Through a Glass, Darkly
County jail visitation now video-only
Twenty years later, Jorge Renaud still remembers what it was like to have a visitor.
"You're not sure when they're going to be there," the two-time inmate explained. "So you get ready.
"You have this period of freshening up. You get yourself together: It's the ritual of the visitation. They call your name, and you get this sense of gratification. There's this sense of, 'Someone's taking their time to see me.' You walk down the hall and your kids jump up, or your girlfriend jumps up."
That memory stems from a 1993 stint in county jail, when many Texas counties still had policies that allowed for contact. Renaud, now a policy analyst at the Texas Criminal Justice Coalition, recalls: "You could still hug your loved one."
But a lot has changed with inmate visitation policies since then – especially in county correctional facilities. At the Travis County Correctional Complex in Del Valle, visitations have gone, initially, from contact to meetings through Plexiglas; now, those who want to visit their loved ones can do so only from a video-enabled computer. Since 2009, video-only visitation has been the norm at Del Valle, when the massive sixth housing unit – Building 12, which houses 1,230 inmates – became operational. In May 2013, the jail went video-only in its five other houses. Today, inmates sit down at one of 185 screens.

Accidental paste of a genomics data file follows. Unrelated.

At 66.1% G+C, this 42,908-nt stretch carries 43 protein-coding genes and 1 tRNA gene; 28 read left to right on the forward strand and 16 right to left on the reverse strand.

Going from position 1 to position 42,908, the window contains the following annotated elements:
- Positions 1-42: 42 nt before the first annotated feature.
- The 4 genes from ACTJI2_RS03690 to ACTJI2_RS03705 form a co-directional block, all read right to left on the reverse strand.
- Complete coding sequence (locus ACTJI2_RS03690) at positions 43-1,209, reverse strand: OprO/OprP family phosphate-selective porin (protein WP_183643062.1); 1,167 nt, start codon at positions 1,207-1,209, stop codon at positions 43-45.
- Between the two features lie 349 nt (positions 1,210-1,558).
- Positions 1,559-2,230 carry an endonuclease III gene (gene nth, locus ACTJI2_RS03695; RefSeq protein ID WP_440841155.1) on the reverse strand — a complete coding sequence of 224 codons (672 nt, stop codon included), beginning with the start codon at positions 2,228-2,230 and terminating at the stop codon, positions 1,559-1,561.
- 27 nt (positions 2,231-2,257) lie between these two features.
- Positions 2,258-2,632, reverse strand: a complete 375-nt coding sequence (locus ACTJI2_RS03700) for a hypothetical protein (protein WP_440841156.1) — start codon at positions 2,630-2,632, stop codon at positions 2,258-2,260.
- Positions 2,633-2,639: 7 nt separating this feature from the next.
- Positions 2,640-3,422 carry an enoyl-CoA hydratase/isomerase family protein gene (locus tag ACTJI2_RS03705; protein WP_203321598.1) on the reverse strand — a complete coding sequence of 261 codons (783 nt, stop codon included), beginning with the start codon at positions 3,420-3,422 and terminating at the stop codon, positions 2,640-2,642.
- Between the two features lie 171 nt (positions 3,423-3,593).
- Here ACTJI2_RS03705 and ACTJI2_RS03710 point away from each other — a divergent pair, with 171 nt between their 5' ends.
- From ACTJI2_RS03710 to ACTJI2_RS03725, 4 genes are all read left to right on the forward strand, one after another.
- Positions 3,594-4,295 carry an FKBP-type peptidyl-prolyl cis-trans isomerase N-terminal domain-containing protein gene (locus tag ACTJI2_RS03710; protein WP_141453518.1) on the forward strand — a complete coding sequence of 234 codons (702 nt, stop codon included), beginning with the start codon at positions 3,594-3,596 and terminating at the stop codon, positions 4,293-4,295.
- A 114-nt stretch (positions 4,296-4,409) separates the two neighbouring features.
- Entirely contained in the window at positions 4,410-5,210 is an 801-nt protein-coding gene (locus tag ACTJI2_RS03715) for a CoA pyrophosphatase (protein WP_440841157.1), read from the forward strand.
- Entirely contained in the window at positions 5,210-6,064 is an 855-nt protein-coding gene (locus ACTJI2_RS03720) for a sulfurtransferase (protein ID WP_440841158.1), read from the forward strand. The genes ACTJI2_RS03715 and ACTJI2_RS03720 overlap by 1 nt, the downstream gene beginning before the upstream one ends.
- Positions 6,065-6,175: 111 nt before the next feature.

Securus Technologies, the Dallas company that contracts with Travis County and 10 other Texas counties (three more are anticipated), offers a video visitation line that's akin to a Skype call through bad wi-fi. At times, the audio cuts out, and cameras are arranged so that you're looking down from above; often, instead of your eyes, inmates get a better look at your receding hairline. And for the technically challenged, using the equipment can be difficult.
The video sessions also cost friends or loved ones significant fees – though on the other hand, for remote visits, you don't have to deal with the visitor's center, schedule a babysitter, or perhaps drive a long distance. At the moment, thanks to a temporary promotion, those with proper equipment can schedule a remote video session for 20 minutes, at a cost of $0.50 per minute. At other times, the fee jumps to $1.00 per minute – with 23% of gross receipts going to Travis County. (Free on-site video terminals are available, but inmates are allowed only two 20-minute sessions per week, excluding attorney visits.)
That's the mixed pitch directed toward potential visitors. For jail administrators and inmate security staff, the sale is much easier.
"Imagine no longer having to move inmates, service long lines of visitors, and manually manage visitation schedules," Securus' Video Visitation notes in its online sales copy. "What types of efficiencies could be gained by eliminating these burdensome tasks? Could you increase focus on the safety and security of inmates, your officers, and the public you serve? Could operating expenses be reduced by providing jail officials with a more convenient way to visit with an inmate? Could budget shortfalls be resolved by creating a new revenue stream?"